All these appetites of the hungry soul can in fact be partly satisfied at the table, provided that we approach it in the proper spirit. The meal taken at table is the cultural form that enables us to respond simultaneously to all the natural features of our world: inner need, natural plenitude, freedom and reason, human community, and the mysterious source of it all. In humanized eating, we can nourish our souls even while we feed our bodies.
The microwave meal eaten in front of the television or computer screen may be highly convenient and even tasty, but it represents an impoverishment of our practice of eating.
Values of efficiency, comfort, and convenience and the intense de-condensation that corresponds to them can leave our deeper human hungers forgotten: our desire for meaning, purpose, belonging, stewardship, etc. It can leave us without the mundane and quotidian practices and habits that knit our lives into deeper meaningful realities. The human need for meaningful existence isn’t really satisfied by modernity’s progress, although it has alleviated the immense burden of suffering that humanity has borne (and, in some respects, by obscuring any horizon of meaning, it has also relieved the agony of felt ‘meaningless’ existence). The ennui and spiritual emptiness that afflict modern society are debilitating in their own ways. We should beware of romanticizing past ages on this front, however: suffering, poverty, and oppression often bring out the ugliest dimensions of human nature and what ‘meaning’ people recognized was frequently one that was indifferent or callous to their existence and well-being, or otherwise one from which they were in many senses excluded. Although we may struggle to find true meaning in them—not really recognizing much beyond them to which they are ordered—we are able to value individual lives in ways that our ancestors generally couldn’t afford to.
One of the results of de-condensation is that, in the modern world, things such as Christian faith and the family increasingly function as supplements to a highly de-condensed reality, whereas formerly they were among the chief integrating forces for its entire structure. The main reason why the family has become so weak and marginalized, for instance, is because we no longer need to depend upon it for our basic needs and social functions.
The increased detachment of the satisfaction of our higher psychological and spiritual needs from the satisfaction of our more basic appetites can results in a situation where the satisfaction of the former becomes less accessible, as the disciplines that enable us to attain them are no longer pressed upon us by necessity. When we no longer require marriage for meeting our more basic needs, for instance, it is much easier to divorce and the disciplines by which we could work things out or grow in relationship aren’t taken up as they ought to be. Innumerable marriages have been characterized by unrelenting misery and abuse, from which divorce and a social, economic, and technological situation where it is possible to live independently offer an escape for many. We now have the ‘luxury’ of being able to be much more foolishly romantic or to be wanton pursuers of sexual gratification. However, when we are freer to escape or minimize both the consequences of our foolishness and the challenges of difficult situations, we no longer need to grow in virtue in the ways we once did. Furthermore, when it becomes much easier to follow and satisfy our basic appetites, without significant suffering in the longer term as a consequence, not only does the development of truly virtuous character cease to have the same imperative, but we risk becoming sybaritic persons whose spiritual horizon is greatly contracted.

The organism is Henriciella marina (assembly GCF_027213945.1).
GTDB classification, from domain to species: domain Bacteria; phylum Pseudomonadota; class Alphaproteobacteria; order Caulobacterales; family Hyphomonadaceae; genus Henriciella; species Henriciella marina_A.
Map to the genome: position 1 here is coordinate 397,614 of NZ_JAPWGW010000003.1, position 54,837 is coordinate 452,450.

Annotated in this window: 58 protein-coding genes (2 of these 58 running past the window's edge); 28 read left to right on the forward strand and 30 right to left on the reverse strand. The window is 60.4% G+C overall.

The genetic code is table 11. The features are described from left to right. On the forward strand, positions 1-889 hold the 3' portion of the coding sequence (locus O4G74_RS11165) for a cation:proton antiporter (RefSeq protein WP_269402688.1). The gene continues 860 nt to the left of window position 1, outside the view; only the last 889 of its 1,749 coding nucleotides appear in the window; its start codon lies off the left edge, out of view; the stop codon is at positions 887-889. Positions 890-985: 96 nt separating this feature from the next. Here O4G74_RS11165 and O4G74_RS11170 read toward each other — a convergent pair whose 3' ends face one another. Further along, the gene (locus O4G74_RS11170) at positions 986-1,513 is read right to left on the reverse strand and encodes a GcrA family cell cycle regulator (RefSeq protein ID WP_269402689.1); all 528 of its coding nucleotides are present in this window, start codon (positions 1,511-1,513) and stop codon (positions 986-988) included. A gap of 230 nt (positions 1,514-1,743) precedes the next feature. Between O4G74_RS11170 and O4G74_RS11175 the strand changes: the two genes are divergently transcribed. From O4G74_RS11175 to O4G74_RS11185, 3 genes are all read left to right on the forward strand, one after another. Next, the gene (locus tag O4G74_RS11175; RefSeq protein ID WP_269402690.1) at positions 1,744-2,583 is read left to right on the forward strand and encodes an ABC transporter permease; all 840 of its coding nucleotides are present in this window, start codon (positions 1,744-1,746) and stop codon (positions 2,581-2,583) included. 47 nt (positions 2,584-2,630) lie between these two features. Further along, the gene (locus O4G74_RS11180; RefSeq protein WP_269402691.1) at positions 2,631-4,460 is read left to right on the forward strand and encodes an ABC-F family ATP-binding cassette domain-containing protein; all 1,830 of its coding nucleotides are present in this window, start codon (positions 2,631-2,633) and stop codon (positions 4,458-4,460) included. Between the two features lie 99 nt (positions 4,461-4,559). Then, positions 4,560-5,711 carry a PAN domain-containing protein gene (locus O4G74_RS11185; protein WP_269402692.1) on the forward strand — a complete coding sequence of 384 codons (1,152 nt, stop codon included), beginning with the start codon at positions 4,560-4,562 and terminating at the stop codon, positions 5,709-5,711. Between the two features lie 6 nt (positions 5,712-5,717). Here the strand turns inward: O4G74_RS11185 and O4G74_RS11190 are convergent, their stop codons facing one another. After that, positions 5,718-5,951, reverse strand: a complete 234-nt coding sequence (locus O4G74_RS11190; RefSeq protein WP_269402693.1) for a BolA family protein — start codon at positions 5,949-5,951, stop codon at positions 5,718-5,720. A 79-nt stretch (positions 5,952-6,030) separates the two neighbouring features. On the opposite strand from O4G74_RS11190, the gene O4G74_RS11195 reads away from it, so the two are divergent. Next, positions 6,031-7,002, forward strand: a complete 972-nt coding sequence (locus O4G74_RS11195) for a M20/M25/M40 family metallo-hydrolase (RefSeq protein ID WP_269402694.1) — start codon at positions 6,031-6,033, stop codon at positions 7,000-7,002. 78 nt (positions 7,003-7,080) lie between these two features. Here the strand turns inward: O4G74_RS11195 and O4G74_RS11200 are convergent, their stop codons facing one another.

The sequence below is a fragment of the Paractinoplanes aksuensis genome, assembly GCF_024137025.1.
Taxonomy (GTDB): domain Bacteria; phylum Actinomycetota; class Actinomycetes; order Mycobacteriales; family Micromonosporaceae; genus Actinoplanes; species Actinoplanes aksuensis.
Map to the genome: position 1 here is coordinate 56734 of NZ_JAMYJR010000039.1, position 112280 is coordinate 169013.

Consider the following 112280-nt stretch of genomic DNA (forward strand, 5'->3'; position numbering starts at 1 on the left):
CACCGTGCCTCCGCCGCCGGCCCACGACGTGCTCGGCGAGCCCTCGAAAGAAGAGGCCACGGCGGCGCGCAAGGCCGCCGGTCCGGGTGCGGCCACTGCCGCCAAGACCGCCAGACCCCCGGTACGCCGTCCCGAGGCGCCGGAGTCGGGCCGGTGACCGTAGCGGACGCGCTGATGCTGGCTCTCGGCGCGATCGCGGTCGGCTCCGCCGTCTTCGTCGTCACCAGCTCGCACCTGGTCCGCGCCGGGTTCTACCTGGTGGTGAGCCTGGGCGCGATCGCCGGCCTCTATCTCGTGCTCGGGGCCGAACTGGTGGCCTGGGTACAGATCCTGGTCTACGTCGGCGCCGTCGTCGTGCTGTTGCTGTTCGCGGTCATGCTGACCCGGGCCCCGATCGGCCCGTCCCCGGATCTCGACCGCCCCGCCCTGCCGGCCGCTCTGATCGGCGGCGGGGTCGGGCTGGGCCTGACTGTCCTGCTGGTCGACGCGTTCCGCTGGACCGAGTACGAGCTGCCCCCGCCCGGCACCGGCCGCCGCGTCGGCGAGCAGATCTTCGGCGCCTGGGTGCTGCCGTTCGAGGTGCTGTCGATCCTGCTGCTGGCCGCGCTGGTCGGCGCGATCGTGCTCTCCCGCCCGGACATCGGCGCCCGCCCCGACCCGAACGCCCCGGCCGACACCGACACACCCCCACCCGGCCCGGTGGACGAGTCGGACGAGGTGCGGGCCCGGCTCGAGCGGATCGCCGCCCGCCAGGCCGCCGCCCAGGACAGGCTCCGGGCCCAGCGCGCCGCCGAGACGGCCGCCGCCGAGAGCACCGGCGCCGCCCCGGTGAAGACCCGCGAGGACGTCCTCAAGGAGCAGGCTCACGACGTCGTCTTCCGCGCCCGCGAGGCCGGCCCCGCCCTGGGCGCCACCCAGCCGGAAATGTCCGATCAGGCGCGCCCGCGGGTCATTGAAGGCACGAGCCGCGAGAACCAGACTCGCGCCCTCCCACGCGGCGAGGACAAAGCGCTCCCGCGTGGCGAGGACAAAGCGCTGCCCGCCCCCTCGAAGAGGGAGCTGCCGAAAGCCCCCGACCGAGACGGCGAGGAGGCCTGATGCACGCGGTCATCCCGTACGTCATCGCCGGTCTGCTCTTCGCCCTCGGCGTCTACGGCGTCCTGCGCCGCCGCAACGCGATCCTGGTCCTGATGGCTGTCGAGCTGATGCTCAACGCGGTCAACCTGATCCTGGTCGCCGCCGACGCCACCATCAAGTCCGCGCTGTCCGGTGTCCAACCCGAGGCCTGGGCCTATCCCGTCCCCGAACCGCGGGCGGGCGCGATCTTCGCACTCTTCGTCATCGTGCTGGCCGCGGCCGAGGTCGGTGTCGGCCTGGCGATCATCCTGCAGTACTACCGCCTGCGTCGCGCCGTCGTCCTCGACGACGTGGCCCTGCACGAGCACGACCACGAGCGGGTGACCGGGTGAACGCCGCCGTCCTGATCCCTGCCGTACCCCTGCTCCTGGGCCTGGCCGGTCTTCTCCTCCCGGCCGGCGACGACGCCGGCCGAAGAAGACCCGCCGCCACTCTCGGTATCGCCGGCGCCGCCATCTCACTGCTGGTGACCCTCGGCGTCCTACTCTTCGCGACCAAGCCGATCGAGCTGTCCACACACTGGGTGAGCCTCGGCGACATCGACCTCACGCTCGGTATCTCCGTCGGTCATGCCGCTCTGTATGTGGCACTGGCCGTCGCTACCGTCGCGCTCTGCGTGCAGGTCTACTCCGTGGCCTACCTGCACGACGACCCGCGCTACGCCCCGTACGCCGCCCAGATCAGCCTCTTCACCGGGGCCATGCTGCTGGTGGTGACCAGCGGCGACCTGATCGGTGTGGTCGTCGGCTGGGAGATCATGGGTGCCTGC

Another aspect of modernity is the radical abstraction and rationalization of all reality, something I’ve discussed at considerable length in this post. Modernity detaches us from the particularity of the material and relational order and leaves us increasingly unmindful of value beyond commensuration or exchange. It subjects an ever-increasing amount of reality to an order of rational control and measurement. Yet the value of particularity, which is disclosed by love, when neglected, leaves us all spiritually impoverished. A world that encourages extreme fungibility and the habits and ways of life that correspond to it will gradually stifle love and steadily diminish its objects.
The logic of modernity, which is by its nature almost impossible to resist, is one that overwhelms all particular values with ‘universal’ ones, all particular cultures with the universal one. It acts as a sort of universal acid, eating away at all particularities and steadily creating situations that are hostile to any culture apart from its own anti-culture. Although Scott Alexander is right about a great deal in this post, it is not the case that ‘universal culture’ is unqualifiedly better at satisfying us than all particular cultures; rather, he is nearer to the truth when he discusses the fact that ‘universal culture’ is high-entropy, thrives in socially atomized, traditionless, and multicultural situations, and is readily scalable, transplantable, and replicable. And universal culture tends to accelerate the conditions of its success, making society more atomized, pluralistic, multicultural, and alienated. The logic of modernity and of capitalism is one in which the costs of social ‘defection’ are rapidly diminished, with considerable gains accruing to many who do so. The result is a fraying or unravelling of the fabric of society.